First settled by wealthy Hindu merchants in the late 19th century, they fled to India during the Partition of India when Bengal became a Muslim region. The area was largely abandoned, leaving it today as a crumbling neighbourhood of huge mansions slowly being reclaimed by nature. The narrow street of mixed architecture has a lot of charm, being a mystical town from centuries past.
An old mansion built in 1901 to house a Hindu Zamindar. A mix of Indian, European and Mughal architecture. One entrance has steps leading down to the tranquil lake, while the other is embellished with a beautiful mosaic of blue and white tiles. There is an exhibition inside, with numerous displays concerning the area. There is also a gift shop.
A small mosque built by Mullah Hisabar Akbar in 1519 CE. It has been fairly well-maintained by the Government, and tourists are welcome to visit in a respectful manner. There is another mosque about 50 metres away, built during the Mughal era.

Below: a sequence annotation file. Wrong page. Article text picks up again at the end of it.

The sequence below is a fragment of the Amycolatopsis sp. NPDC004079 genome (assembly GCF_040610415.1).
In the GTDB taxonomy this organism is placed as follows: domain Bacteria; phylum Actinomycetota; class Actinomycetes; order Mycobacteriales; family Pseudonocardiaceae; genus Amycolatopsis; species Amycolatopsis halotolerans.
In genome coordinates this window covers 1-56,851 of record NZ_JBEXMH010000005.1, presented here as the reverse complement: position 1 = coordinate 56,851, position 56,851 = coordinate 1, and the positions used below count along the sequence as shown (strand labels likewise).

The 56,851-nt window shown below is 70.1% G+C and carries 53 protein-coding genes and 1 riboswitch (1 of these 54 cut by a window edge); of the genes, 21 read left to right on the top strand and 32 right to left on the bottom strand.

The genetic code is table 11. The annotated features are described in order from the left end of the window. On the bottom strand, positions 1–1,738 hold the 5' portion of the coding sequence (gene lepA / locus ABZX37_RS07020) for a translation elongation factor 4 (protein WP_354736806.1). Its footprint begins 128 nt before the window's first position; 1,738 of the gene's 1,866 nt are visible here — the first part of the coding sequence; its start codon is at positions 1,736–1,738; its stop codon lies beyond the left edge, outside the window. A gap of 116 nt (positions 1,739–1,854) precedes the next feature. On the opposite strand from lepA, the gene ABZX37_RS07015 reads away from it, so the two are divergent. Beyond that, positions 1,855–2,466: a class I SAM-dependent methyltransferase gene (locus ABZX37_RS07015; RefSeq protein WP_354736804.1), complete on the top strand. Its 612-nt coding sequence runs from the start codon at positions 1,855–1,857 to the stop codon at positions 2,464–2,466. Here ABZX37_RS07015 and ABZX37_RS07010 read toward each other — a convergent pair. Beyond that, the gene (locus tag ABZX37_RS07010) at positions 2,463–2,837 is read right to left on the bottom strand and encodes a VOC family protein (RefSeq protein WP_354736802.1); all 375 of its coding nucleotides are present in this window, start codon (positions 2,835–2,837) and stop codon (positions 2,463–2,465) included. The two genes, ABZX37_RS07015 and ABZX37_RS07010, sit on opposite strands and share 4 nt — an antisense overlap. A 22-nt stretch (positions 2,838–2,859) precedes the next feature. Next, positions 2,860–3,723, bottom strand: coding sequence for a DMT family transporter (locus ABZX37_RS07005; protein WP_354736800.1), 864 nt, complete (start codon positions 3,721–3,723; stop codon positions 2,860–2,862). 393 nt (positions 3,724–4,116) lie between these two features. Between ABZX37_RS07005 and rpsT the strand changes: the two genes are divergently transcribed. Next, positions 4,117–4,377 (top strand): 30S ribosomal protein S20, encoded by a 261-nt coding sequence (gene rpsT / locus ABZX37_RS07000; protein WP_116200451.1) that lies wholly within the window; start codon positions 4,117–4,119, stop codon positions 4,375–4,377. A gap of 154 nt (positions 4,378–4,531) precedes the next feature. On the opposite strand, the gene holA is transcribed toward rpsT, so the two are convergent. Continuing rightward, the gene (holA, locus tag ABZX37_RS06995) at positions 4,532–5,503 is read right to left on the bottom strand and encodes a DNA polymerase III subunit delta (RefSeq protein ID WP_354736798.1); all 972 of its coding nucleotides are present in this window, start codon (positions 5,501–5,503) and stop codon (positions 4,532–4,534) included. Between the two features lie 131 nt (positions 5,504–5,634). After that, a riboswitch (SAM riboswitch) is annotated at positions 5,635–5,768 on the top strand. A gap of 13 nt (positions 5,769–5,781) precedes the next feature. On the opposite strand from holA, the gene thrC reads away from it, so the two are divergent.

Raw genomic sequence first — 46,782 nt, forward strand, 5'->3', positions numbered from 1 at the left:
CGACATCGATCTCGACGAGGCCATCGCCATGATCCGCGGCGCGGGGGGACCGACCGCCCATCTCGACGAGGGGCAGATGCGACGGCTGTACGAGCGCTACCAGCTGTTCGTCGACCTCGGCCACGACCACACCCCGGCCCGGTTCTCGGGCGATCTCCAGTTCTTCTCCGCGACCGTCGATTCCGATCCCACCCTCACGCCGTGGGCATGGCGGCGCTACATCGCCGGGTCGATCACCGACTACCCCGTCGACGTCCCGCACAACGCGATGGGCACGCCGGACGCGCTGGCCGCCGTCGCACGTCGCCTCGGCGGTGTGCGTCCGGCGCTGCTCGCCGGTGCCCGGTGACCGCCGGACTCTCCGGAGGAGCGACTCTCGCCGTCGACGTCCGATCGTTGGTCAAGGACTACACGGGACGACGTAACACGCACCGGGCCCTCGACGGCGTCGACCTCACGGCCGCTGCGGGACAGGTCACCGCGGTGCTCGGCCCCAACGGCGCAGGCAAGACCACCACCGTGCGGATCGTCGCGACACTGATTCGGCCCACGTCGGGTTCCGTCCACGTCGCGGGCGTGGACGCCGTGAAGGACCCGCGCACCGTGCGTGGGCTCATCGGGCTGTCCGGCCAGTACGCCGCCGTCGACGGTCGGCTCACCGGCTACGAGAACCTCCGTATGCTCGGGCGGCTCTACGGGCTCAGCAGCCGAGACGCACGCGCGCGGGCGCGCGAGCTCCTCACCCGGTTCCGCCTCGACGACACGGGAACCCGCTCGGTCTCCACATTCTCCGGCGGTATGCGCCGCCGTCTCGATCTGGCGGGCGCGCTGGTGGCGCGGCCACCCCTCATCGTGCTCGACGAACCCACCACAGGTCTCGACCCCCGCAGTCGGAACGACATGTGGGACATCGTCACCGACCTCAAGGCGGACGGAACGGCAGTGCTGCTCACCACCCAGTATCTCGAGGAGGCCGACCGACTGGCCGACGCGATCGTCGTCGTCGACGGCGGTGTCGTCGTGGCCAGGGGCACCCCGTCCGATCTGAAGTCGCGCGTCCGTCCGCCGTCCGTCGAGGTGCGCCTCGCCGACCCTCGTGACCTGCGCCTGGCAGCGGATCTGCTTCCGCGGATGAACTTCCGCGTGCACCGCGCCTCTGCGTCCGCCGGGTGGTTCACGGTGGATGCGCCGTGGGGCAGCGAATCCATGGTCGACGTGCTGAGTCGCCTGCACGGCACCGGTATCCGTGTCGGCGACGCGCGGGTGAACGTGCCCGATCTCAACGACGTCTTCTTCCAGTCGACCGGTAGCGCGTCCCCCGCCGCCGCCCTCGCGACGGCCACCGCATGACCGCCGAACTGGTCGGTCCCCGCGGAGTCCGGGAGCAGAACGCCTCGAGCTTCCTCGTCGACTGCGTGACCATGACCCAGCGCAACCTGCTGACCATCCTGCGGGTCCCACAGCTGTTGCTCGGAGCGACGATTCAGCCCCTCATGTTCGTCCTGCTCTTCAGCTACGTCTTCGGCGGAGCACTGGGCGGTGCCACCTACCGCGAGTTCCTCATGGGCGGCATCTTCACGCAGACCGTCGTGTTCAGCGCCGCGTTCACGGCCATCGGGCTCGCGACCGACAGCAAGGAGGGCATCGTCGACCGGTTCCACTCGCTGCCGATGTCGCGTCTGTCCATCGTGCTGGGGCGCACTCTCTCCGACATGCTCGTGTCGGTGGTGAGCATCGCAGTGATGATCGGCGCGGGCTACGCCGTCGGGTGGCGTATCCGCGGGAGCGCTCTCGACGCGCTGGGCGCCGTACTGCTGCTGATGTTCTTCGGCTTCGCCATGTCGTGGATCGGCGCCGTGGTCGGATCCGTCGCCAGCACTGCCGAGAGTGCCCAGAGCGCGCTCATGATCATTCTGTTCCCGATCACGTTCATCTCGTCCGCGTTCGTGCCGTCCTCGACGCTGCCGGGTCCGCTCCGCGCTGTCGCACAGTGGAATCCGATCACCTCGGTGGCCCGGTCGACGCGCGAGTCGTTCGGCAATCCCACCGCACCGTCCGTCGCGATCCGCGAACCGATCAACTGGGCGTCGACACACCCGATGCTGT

The oldest surviving Muslim monument in the country, it is the resting place of the independent Sultan. Although the site carries a lot of history, it doesn't carry any real historical architecture and is quite unimpressive.
Located inside the Sadarbari museum, this store sells a variety of handicrafts, including vases, jewellery, saris and dolls.
Tombs of Sufi saints (Pirs) from the 17th century. A historical mosque is also on site.
An old mosque built to honour a Sufi saint, along with his tomb. Built 1700 CE.
Sonargaon is one of the oldest capitals of Bengal. It became the seat of the Hindu Deva Dynasty in the mid-13th century. But this was short-lived, as Hindu rule ended in the early 14th century. Sonargaon was under independent rule for some years, before becoming a subsidiary capital of the Sultanate of Bengal, then the Sultanate of Delhi. The city ended up in the hands of the Mughal Empire after their rise to power across the Subcontinent. The British eventually took control of the region, and although it lost much of its significance, the city was further developed with a new neighbourhood called Panam City, which was settled by wealthy Hindu merchants. Much of the old Hindu and Mughal buildings are gone or ruined, but some have survived. Many of the British-era structures are still present today.